In terms of paying off the mortgage, you’d have to work directly with the lender to make sure they get paid and that they discharge their mortgage. If you’re unsure about how the process works, then honestly – it probably is best to just work with a title company. It may cost a few hundred dollars more – but for a property like what you’re describing, that’s what I would be doing anyway (I use title companies for anything in excess of $10K). They will take all the guesswork out of this process and make it WAY easier to get the job done.
You'll want to have a real estate lawyer ready to go once you start entertaining offers. If you are new to selling privately, getting familiar with some common language such as deposits, conditions, adjustments, closing dates, etc., might be a good idea. Remember, you would need to get the services of a real estate lawyer to help close the transaction no matter what method you chose to sell. This is not an added expense to selling privately.
Make sure the deposit is held by the conveyancer of the vendor, not the vendor if unrepresented.  A conveyancer has professional obligations with respect to the retaining of deposits which are effectively held on trust for both parties in a transaction pending completion of its terms.  A lay vendor has no such professional obligations, although they of course have legal obligations but those obligations can often only be “policed” in Court.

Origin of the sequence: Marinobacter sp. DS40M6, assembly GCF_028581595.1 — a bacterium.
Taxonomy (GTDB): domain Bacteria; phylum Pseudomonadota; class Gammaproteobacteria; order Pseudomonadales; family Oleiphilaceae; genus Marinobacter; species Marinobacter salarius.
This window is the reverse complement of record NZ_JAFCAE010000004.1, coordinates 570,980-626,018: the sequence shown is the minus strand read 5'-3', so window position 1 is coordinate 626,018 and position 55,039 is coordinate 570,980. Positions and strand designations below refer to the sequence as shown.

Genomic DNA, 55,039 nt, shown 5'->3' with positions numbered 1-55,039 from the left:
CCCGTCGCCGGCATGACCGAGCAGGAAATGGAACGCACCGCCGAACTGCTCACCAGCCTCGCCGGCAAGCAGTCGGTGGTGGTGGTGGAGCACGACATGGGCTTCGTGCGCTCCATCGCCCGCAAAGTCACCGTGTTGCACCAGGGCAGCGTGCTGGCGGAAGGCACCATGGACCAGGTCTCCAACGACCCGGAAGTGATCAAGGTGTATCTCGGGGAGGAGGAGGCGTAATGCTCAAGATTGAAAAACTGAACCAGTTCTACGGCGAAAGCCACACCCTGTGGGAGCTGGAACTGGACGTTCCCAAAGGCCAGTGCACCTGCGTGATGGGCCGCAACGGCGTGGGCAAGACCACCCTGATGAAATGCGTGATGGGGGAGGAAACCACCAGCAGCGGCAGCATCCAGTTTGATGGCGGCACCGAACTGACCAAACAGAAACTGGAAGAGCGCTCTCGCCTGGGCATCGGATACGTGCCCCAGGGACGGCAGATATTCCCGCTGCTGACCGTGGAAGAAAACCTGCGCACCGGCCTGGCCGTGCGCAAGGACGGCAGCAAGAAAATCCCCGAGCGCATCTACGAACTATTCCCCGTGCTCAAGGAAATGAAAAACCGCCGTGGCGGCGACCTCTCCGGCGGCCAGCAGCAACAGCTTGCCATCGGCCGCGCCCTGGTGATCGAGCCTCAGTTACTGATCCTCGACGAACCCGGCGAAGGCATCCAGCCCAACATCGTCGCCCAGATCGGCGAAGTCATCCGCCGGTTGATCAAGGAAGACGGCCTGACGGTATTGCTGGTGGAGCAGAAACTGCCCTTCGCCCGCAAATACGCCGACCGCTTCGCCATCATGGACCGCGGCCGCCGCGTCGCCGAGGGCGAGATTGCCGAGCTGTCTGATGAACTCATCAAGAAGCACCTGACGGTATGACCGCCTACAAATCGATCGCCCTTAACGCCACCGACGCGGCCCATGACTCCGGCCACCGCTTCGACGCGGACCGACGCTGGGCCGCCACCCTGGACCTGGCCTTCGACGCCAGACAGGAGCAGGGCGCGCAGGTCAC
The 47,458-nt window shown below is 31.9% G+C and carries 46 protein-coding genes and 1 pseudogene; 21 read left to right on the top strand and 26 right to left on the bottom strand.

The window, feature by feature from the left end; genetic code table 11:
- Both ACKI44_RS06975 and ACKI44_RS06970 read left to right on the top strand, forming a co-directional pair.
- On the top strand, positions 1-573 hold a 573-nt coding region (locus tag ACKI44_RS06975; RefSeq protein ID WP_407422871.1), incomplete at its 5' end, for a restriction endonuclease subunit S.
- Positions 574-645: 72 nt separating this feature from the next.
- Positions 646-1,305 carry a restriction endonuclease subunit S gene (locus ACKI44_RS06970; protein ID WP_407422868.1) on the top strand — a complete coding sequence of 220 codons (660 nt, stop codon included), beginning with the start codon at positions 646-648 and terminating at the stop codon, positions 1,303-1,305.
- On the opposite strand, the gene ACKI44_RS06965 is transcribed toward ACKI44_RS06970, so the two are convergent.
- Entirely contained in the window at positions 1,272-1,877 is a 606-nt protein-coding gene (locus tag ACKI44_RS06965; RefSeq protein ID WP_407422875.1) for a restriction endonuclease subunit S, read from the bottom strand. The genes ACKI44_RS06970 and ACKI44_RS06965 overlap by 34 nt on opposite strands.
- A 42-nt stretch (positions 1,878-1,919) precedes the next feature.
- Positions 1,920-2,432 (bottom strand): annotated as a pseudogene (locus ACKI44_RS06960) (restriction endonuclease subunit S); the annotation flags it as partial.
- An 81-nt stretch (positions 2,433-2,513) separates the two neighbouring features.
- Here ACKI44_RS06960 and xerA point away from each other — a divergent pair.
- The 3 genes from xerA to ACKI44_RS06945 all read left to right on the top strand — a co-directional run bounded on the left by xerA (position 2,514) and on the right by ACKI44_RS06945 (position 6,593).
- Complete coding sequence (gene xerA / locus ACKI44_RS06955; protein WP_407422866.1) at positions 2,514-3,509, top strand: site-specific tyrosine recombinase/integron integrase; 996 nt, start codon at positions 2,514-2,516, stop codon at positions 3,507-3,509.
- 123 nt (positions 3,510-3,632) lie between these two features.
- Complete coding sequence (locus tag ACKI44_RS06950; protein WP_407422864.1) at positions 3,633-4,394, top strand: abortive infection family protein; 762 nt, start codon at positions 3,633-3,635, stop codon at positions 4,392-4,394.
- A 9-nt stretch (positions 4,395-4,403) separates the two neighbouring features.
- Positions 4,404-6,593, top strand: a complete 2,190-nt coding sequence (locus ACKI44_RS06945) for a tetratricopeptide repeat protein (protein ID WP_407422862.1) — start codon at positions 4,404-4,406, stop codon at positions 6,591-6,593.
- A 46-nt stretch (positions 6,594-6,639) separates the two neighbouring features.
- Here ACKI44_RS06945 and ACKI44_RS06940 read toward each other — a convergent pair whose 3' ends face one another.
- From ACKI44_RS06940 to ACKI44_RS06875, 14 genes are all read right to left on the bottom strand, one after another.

Some people prefer to cut out the middleman when selling property, which means selling land without a Realtor. If you go the for sale by owner, or FSBO, route, you don’t have to pay a commission to an agent. The drawback is that you’re likely to sell for less than you would at auction, and it might take considerably longer for the sale to go through. You also have to manage all the advertising, negotiations and paperwork yourself!

If you feel that you have been a victim of real estate fraud, there are many resources available for you as the victim. Your first step is to contact the local District Attorney’s office and report the incident. Our office will stand by you and provide any relevant information to support your claim. Here are additional agencies that can assist you and provide more resources:


So your home is for sale, and you've signed a contract with a real estate agent, but you were actually able to nab a buyer through your own efforts. Maybe it was through word of mouth or your aggressive push on Facebook (you should really apologize to your friends for posting so many pictures of your house!), but someone is writing you an offer and really wants to buy your house. Having found a buyer on your own, are you still legally obligated to pay real estate fees or commission? Here's how to know if you're on the hook.
While a land transaction is different in many ways from a real estate transaction in which improved property changes hands, it's still a real estate transaction. Land sales still involve escrows and title insurance and are still subject to transfer taxes. As with any other transaction, there are customs for who pays which expense at a closing, but the customs are also set aside when the purchase agreement for the land specifies a different procedure.